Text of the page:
Another option is to set your watch or phone to alarm an hour after arriving at a social gathering as a reminder that your first alcoholic drink is your last for the evening. If nothing else, it can be an excuse to escape George from accounting!

You may also designate a responsible friend or family member to help you stay on track. When you’re busy socializing at events, it may be difficult to pay attention to your phone or your bracelet. So, instead of relying on your device or accessory, you might count on a good friend to help you limit your drinking.

# 8: Enlist the Help of a Friend

Accountability is key. Finding a friend to aid you in your journey towards reducing your alcohol intake and/or quit drinking can be, if not a lifesaver, a motivation builder. You can tell a friend about your goals and let him or her know that you’d like to be held accountable.

Be sure to listen to your friend, knowing the individual has your best interest at heart. Also, make sure you choose a trustworthy person to be your accountability partner. Being able to trust your friends to keep you on track ensures a healthy balance and, in the long run, a better future for you.

Pick friends and associates with good habits, and those habits will rub off on you. Also, remember that your behaviors and habits will impact those around you. Be a good friend and support your friends and family on their journeys towards reducing alcohol intake and/or sobriety.

# 9: Ask For Help From Your Higher Power

One of the more successful twelve-step programs encourages one to seek assistance from one’s higher power. There have been repeated studies showing the benefits to human health through meditation and/or prayer. Whatever your beliefs, accepting your own human failings, forgiving yourself for your own mistakes, and allowing the healing peace of meditation or prayer to assist you in your striving for improved health and well-being will aid your journey in reducing your alcohol intake, to help quit drinking and/or total sobriety.

#10: Reward Yourself for Your Successes

Get the French manicure, get the dessert (it probably costs less than that glass of wine you passed on), play that extra round of golf, buy the OSU jersey from the amount you saved on beer. Changing behaviors can be difficult, but when you practice those changes, they become habits. New habits, healthier habits, become something to celebrate. Life is short; enjoy every sober moment. You choose when and if you drink alcohol.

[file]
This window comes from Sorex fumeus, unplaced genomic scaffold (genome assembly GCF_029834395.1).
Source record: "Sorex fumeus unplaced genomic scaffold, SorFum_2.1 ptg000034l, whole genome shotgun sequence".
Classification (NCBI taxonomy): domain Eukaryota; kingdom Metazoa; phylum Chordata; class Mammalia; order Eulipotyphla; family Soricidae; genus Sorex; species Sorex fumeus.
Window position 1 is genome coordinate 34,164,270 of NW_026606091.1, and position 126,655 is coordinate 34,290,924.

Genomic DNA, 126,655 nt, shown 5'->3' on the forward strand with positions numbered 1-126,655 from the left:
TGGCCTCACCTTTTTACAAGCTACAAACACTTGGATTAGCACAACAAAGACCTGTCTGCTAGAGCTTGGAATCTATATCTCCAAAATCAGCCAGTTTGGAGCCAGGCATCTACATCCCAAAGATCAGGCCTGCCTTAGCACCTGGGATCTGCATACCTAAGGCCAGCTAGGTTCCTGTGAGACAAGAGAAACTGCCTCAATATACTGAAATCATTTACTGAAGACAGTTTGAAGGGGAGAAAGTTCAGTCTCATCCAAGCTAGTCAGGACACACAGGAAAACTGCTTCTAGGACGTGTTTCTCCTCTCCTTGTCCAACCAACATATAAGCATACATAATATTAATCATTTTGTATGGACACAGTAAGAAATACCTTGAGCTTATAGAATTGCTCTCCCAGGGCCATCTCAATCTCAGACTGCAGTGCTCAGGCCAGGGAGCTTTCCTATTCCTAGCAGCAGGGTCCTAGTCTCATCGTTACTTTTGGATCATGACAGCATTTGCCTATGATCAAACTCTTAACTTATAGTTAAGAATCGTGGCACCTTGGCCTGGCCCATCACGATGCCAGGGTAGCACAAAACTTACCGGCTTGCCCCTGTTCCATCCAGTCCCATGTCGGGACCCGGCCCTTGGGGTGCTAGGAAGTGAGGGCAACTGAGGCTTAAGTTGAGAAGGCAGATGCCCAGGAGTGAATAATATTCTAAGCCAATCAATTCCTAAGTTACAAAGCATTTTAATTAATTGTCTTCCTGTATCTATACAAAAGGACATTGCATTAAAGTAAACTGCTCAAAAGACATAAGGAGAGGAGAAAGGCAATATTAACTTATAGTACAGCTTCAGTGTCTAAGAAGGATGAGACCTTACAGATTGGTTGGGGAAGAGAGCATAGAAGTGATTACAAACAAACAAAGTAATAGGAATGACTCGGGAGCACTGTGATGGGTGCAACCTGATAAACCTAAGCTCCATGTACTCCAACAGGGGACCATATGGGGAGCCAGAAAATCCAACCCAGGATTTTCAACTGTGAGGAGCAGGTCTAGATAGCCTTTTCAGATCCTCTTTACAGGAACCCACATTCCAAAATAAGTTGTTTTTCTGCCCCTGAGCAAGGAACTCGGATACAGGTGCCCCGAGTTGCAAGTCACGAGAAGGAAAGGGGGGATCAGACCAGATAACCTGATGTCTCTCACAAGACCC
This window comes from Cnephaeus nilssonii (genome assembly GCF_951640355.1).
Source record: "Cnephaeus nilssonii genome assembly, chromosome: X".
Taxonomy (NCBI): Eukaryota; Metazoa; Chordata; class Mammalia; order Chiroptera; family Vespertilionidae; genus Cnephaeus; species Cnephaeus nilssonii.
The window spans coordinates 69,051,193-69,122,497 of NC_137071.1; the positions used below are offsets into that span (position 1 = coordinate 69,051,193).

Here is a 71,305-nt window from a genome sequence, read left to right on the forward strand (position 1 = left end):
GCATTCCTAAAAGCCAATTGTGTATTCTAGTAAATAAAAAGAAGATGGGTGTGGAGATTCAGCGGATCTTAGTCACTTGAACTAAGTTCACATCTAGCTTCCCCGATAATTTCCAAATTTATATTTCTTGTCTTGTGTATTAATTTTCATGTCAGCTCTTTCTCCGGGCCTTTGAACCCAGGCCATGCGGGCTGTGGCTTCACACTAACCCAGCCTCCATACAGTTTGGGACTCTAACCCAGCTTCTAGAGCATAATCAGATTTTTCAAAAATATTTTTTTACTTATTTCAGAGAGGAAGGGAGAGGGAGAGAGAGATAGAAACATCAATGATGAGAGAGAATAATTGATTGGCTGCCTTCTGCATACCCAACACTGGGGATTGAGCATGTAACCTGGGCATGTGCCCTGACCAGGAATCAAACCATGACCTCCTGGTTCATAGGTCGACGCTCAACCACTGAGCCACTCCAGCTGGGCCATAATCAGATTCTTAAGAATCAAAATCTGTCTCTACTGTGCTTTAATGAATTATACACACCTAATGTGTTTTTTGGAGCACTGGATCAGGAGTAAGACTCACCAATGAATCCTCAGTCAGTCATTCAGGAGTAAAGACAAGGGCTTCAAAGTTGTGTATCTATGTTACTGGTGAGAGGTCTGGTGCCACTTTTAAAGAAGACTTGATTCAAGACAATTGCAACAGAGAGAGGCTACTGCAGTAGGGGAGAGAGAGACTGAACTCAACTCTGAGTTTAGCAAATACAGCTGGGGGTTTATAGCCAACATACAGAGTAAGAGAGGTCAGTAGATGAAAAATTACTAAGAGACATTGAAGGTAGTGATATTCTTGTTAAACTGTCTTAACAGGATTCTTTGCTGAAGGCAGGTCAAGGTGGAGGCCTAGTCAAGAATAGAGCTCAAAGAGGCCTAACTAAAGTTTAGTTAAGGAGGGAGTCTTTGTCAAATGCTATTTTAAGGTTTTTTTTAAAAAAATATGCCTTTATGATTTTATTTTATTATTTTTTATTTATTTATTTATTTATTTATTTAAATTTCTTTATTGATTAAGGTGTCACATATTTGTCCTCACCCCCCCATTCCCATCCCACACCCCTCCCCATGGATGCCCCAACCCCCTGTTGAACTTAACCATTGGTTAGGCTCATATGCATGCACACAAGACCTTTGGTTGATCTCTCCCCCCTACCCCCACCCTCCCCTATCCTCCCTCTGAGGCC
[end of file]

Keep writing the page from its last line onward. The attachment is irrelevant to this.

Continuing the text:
Let Coastal Detox Help You Today!

In summation, these are 10 tips to reduce your alcohol intake and/or quit drinking: 

  • Recognize the need to reduce alcohol intake
  • Discover what is normal alcohol intake
  • Determine your personal motivation to reduce your alcohol intake
  • Maintain a journal of alcohol consumption
  • Make substitutions
  • Consume food along with the alcohol
  • Maintain a ready reminder to limit your drinking
  • Enlist the help of a friend
  • Ask for help from your higher power
  • Reward yourself for your successes

If you need additional help and your life has spun out of control because of drug or alcohol use or both concurrently, please contact Coastal Detox. Our facility is an accredited state-of-the-art facility dedicated to the treatment of those struggling with alcohol and drug addictions. It is located on the beautiful Treasure Coast of Florida in the quiet city of Stuart. Please call for a tour to witness the holistic therapies offered to assist you in your struggle for wellness.

Helping an alcoholic seek treatment or simply cut back on drinking is a difficult task. For everyone, there are different reasons you’re looking to help. 

Maybe you are still cleaning up the broken glass from the ornaments shattered when Uncle Charlie knocked over the Christmas tree after finishing off that 12 pack of beer. 

Maybe you are sitting in the emergency room with your sobbing child whose arm was dislocated when Daddy became outraged because she accidentally spilled his fifth drink. 

Perhaps you are worried whenever there is the sound of emergency vehicle sirens in the near distance because you know that your girlfriend likes to stop in at the corner bar after work.